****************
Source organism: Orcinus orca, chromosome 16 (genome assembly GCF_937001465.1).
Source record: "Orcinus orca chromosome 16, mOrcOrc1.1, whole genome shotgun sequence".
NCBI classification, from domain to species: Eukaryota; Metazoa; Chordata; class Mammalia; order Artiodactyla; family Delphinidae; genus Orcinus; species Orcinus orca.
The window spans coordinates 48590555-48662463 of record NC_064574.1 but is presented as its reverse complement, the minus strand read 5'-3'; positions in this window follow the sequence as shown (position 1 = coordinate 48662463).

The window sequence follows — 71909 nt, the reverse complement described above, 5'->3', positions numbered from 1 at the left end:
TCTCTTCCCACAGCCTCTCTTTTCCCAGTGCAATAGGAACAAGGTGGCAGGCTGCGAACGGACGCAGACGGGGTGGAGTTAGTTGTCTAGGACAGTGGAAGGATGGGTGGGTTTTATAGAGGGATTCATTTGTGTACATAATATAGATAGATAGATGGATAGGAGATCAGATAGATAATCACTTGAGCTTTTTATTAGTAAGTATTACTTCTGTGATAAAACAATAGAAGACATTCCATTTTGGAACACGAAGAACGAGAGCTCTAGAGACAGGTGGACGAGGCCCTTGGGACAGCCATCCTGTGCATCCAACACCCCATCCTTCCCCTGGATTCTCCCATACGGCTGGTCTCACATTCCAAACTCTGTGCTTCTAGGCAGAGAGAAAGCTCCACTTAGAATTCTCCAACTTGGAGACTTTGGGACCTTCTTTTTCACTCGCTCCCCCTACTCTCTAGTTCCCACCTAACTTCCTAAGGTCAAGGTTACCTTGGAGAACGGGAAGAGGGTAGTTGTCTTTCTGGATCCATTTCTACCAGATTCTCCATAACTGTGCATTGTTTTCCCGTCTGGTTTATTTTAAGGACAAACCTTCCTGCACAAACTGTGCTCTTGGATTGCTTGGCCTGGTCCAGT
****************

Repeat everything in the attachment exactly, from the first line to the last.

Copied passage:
Source organism: Orcinus orca, chromosome 16 (genome assembly GCF_937001465.1).
Source record: "Orcinus orca chromosome 16, mOrcOrc1.1, whole genome shotgun sequence".
NCBI classification, from domain to species: Eukaryota; Metazoa; Chordata; class Mammalia; order Artiodactyla; family Delphinidae; genus Orcinus; species Orcinus orca.
The window spans coordinates 48590555-48662463 of record NC_064574.1 but is presented as its reverse complement, the minus strand read 5'-3'; positions in this window follow the sequence as shown (position 1 = coordinate 48662463).

The window sequence follows — 71909 nt, the reverse complement described above, 5'->3', positions numbered from 1 at the left end:
TCTCTTCCCACAGCCTCTCTTTTCCCAGTGCAATAGGAACAAGGTGGCAGGCTGCGAACGGACGCAGACGGGGTGGAGTTAGTTGTCTAGGACAGTGGAAGGATGGGTGGGTTTTATAGAGGGATTCATTTGTGTACATAATATAGATAGATAGATGGATAGGAGATCAGATAGATAATCACTTGAGCTTTTTATTAGTAAGTATTACTTCTGTGATAAAACAATAGAAGACATTCCATTTTGGAACACGAAGAACGAGAGCTCTAGAGACAGGTGGACGAGGCCCTTGGGACAGCCATCCTGTGCATCCAACACCCCATCCTTCCCCTGGATTCTCCCATACGGCTGGTCTCACATTCCAAACTCTGTGCTTCTAGGCAGAGAGAAAGCTCCACTTAGAATTCTCCAACTTGGAGACTTTGGGACCTTCTTTTTCACTCGCTCCCCCTACTCTCTAGTTCCCACCTAACTTCCTAAGGTCAAGGTTACCTTGGAGAACGGGAAGAGGGTAGTTGTCTTTCTGGATCCATTTCTACCAGATTCTCCATAACTGTGCATTGTTTTCCCGTCTGGTTTATTTTAAGGACAAACCTTCCTGCACAAACTGTGCTCTTGGATTGCTTGGCCTGGTCCAGT